Pre-Operative Instructions

What to Expect

This information will help you prepare for your surgery and for the early post-operative recovery period. Included here are general instructions to prepare for surgery and to help you the day of surgery. Specific instructions will also be provided based on the procedure you are to have. If you have any questions before or after surgery, you should always feel free to call the office (614) 604-7820.

The plan for surgery will have been determined well before your surgical date. If you have any questions about your surgical plan you should call the office as soon as possible before your planned surgery date.

Pre-Surgical Testing is appropriate for most patients and must be done within 30 days of your planned surgery. This can be done at a facility, hospital, or with your primary care doctor. Our office staff will help you arrange this.

If your procedure requires post-operative compression garments, they will be provided by the facility on the day of surgery.  

Please review our current list of medications to avoid before surgery (you can find this information on our website). Many medications contain aspirin and other compounds that might increase your risk of bleeding during and after surgery. Keep in mind that many over the counter medications and herbal medications can increase bleeding risk as well. This increases the chance of developing a hematoma (blood collection) and more bruising than is necessary.  If you are on any medication that needs to be halted around the time of surgery (e.g. blood thinners) you should have received instructions for doing so. If you have not, please call within 10 days of surgery for direction.

The facility will contact you in the late afternoon regarding arrival time for your surgery.  Due to the facilities coordination of operating room schedules, we are not able to give you an arrival time.  We understand this is often inconvenient, however emergent cases often create scheduling conflicts that require changes.  The surgeon’s office has no control of this.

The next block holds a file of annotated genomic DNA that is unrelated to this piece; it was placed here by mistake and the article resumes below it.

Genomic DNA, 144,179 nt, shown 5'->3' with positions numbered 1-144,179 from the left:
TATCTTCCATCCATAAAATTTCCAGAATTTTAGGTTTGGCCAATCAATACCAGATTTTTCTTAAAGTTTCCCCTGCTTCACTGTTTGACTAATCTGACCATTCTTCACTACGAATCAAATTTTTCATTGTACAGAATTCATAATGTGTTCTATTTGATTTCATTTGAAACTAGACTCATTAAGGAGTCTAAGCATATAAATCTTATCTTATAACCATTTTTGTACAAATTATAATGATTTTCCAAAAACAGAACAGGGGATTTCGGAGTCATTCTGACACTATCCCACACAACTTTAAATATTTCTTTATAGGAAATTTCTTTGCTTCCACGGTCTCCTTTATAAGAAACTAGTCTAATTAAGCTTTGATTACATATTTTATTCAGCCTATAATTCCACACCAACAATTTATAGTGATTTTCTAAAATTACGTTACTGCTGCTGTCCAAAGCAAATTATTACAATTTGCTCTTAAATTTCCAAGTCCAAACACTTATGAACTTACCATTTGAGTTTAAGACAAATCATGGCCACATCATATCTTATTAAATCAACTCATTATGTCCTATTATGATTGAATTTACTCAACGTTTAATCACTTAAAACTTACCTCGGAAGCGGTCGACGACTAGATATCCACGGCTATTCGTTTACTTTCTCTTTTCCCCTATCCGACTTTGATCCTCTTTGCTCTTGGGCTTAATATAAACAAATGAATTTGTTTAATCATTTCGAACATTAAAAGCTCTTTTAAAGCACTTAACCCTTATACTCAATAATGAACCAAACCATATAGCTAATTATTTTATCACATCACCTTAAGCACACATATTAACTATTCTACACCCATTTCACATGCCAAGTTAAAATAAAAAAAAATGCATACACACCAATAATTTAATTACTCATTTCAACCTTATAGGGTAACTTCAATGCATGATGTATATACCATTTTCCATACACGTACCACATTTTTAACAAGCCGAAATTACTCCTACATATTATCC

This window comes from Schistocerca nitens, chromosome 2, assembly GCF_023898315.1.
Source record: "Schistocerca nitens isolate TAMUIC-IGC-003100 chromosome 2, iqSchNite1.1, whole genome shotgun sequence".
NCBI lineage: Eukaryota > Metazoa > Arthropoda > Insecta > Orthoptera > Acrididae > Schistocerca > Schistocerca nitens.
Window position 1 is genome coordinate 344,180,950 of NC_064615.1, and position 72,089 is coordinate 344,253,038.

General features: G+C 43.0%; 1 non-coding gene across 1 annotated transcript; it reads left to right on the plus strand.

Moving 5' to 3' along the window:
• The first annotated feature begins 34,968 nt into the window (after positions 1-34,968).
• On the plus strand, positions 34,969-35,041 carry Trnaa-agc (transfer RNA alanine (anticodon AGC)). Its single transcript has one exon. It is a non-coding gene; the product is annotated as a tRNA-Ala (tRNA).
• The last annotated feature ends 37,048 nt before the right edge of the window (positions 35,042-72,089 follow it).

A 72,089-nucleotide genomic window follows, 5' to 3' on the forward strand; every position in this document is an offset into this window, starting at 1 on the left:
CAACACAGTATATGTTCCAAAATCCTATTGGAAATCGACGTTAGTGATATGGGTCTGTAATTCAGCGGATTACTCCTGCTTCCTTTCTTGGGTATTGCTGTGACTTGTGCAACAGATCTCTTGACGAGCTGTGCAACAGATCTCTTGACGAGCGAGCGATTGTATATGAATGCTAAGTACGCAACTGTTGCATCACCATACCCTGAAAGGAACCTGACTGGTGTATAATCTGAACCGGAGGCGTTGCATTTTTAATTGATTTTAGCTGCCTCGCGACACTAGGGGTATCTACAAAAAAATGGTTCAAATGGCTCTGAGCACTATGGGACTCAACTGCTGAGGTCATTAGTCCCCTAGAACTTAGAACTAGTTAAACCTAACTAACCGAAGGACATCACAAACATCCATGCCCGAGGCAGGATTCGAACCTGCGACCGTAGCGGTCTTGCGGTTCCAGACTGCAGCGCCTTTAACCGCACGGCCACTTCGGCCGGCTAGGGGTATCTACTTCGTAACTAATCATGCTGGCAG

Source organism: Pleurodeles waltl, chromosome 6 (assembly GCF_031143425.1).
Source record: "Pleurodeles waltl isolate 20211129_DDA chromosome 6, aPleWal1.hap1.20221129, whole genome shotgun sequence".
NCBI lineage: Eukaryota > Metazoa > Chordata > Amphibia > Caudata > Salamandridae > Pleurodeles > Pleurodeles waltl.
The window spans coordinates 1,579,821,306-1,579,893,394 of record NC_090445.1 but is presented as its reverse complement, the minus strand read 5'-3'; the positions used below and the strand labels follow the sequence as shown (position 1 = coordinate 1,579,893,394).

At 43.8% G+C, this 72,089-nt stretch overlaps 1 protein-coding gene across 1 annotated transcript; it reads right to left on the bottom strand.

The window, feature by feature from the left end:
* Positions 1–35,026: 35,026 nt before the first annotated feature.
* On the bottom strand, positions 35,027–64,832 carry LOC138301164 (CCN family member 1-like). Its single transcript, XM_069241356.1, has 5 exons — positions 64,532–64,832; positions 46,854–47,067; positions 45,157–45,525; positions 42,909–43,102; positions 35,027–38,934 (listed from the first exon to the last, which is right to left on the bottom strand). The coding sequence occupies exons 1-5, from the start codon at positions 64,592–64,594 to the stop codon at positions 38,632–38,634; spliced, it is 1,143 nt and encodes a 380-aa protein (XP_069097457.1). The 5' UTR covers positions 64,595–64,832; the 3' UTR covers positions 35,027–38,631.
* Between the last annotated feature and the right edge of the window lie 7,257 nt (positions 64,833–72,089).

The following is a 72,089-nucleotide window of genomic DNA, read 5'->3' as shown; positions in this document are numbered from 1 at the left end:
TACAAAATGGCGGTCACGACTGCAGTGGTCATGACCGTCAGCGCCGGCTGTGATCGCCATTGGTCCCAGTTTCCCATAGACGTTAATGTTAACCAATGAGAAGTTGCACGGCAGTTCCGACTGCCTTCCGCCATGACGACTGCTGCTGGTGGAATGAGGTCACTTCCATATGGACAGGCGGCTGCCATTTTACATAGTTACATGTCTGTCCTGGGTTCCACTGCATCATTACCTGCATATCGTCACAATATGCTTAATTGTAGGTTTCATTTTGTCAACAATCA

Report any changes in your health status that might affect your response to surgery or anesthesia. Pay particular attention to any colds, flu or upper respiratory infections, skin infections or sores around the surgical site. Call our office at (614) 604-7820 if you feel anything might be an issue.

Arrange for a ride to and from the hospital or surgery center. Ambulatory patients having surgery with a MAC (monitored anesthesia care) or general anesthetic REQUIRE A DRIVER. This is hospital policy and failure to arrange this may lead to an unnecessary hospital admission or cancellation of surgery.

No Smoking 60 days before surgery and at least 30 days following surgery.

Avoid alcoholic drinks for 24 hours before surgery.

Take all medication as normally directed the day before surgery, with the exception of blood thinners that will be managed differently.

You should have NOTHING by mouth starting at midnight the night before surgery. This includes food, liquids, coffee or tea, chewing gum, hard candy, etc.  Please take nothing by mouth even if your surgery is scheduled late in the day in the event that your surgery time is moved to an earlier time. You MAY take your routine medications with a small sip of water. You may brush your teeth with a small amount of water to rinse.

You should discuss with your doctor how to manage all of your medications. Some will be taken as normally directed, others will be held (e.g. blood thinners), and others may be modified (e.g. insulin, blood pressure medications). Please bring a list of all your medications, including vitamins and herbal supplements, with you to surgery.

Have family or a friend drive you to your surgery and stay at the facility until you are ready to be discharged.

Please be on time for your scheduled surgery. If you find that you will be late or need to cancel surgery, please call the office at (614) 604-7820.

Bring cases for holding glasses, contacts, and non-permanent dental appliances. You will need to remove these items for surgery.

Wear comfortable clothing that is appropriate for storing in a locker during your surgery and recovery.

Do NOT wear jewelry including rings, earrings, body jewelry, tongue piercings, etc.

Do NOT wear wigs or hairpieces. Do NOT use hairspray. Do NOT wear clips, pins, rubber bands or barrettes.